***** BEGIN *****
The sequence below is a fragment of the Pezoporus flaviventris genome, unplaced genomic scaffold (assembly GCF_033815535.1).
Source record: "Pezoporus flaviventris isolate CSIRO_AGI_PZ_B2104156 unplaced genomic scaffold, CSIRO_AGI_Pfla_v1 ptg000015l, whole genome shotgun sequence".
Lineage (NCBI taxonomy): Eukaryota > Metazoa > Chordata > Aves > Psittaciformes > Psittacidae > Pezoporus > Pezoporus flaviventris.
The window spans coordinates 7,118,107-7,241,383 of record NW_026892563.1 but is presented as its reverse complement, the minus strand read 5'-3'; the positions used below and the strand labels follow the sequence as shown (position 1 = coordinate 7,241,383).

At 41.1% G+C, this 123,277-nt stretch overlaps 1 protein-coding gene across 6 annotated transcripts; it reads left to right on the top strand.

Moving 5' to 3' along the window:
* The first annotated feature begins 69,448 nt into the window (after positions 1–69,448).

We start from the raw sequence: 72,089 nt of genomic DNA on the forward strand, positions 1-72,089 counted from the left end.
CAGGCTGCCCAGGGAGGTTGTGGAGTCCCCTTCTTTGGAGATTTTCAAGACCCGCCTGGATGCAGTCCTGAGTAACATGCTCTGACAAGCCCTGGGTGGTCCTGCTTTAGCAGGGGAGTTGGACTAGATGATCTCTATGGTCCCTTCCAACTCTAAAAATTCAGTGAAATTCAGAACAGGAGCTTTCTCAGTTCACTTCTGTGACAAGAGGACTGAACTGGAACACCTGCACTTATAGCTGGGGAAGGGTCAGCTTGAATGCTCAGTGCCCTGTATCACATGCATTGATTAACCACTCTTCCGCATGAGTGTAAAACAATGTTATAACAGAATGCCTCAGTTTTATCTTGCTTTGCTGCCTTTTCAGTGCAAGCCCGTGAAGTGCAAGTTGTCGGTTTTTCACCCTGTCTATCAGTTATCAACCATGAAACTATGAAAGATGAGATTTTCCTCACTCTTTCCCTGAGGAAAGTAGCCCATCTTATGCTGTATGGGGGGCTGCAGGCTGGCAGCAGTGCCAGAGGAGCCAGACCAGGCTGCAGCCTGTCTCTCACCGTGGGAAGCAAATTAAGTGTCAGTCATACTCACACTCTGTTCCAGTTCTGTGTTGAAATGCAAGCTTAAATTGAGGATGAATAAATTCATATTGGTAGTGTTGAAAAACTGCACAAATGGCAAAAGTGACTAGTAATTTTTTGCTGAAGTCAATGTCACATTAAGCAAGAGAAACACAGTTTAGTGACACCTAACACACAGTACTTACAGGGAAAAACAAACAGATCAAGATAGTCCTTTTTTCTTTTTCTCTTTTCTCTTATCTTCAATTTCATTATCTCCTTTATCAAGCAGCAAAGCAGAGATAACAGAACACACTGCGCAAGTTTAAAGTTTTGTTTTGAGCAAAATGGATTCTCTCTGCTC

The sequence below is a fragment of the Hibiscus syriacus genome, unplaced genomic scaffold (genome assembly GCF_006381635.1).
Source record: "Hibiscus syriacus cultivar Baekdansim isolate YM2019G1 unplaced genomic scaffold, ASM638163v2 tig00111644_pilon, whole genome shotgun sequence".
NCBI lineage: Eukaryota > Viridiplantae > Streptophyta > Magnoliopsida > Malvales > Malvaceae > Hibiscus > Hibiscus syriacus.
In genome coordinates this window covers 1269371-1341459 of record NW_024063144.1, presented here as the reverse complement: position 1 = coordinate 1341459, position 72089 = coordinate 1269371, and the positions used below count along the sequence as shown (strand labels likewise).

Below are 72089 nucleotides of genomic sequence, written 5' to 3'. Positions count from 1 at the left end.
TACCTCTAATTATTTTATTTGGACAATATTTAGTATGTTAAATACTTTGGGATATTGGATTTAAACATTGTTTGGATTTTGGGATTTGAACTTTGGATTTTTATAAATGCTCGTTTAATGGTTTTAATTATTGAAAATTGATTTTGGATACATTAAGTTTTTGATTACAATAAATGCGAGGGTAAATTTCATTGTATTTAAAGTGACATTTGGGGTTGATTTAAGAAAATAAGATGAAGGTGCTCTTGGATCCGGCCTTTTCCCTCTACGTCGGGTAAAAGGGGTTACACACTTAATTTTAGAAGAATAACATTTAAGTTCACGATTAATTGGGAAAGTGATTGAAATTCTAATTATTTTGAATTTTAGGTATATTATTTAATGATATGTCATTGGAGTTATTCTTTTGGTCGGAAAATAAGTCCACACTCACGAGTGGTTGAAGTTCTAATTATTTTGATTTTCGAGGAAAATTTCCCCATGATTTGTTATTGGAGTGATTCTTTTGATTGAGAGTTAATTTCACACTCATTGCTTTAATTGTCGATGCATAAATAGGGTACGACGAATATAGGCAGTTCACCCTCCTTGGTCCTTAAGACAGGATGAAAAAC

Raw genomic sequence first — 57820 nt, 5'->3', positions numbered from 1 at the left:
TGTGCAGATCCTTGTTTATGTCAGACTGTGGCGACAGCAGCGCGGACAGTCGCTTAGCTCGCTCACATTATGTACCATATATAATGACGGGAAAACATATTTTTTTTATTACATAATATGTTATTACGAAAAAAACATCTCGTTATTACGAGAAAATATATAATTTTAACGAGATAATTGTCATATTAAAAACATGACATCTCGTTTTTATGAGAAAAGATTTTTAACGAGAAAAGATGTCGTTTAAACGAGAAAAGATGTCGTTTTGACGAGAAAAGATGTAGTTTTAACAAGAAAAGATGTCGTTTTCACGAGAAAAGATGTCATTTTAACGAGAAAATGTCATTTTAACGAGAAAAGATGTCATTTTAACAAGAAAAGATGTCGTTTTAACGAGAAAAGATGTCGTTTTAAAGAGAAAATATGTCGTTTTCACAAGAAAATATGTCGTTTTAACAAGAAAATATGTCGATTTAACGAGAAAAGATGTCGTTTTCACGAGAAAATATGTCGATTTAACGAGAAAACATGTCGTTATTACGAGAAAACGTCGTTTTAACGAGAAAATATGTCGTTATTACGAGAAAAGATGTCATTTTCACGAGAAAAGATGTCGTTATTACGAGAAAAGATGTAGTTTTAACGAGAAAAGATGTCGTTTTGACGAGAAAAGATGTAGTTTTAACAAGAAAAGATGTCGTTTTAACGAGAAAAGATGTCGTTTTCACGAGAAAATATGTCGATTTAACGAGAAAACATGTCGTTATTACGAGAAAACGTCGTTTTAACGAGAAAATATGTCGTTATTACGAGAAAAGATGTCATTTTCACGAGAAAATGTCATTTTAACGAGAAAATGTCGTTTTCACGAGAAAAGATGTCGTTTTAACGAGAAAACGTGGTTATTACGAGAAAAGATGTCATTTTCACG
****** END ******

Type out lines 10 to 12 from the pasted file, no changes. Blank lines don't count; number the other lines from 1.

The sequence below is a fragment of the Hibiscus syriacus genome, unplaced genomic scaffold (genome assembly GCF_006381635.1).
Source record: "Hibiscus syriacus cultivar Baekdansim isolate YM2019G1 unplaced genomic scaffold, ASM638163v2 tig00111644_pilon, whole genome shotgun sequence".
NCBI lineage: Eukaryota > Viridiplantae > Streptophyta > Magnoliopsida > Malvales > Malvaceae > Hibiscus > Hibiscus syriacus.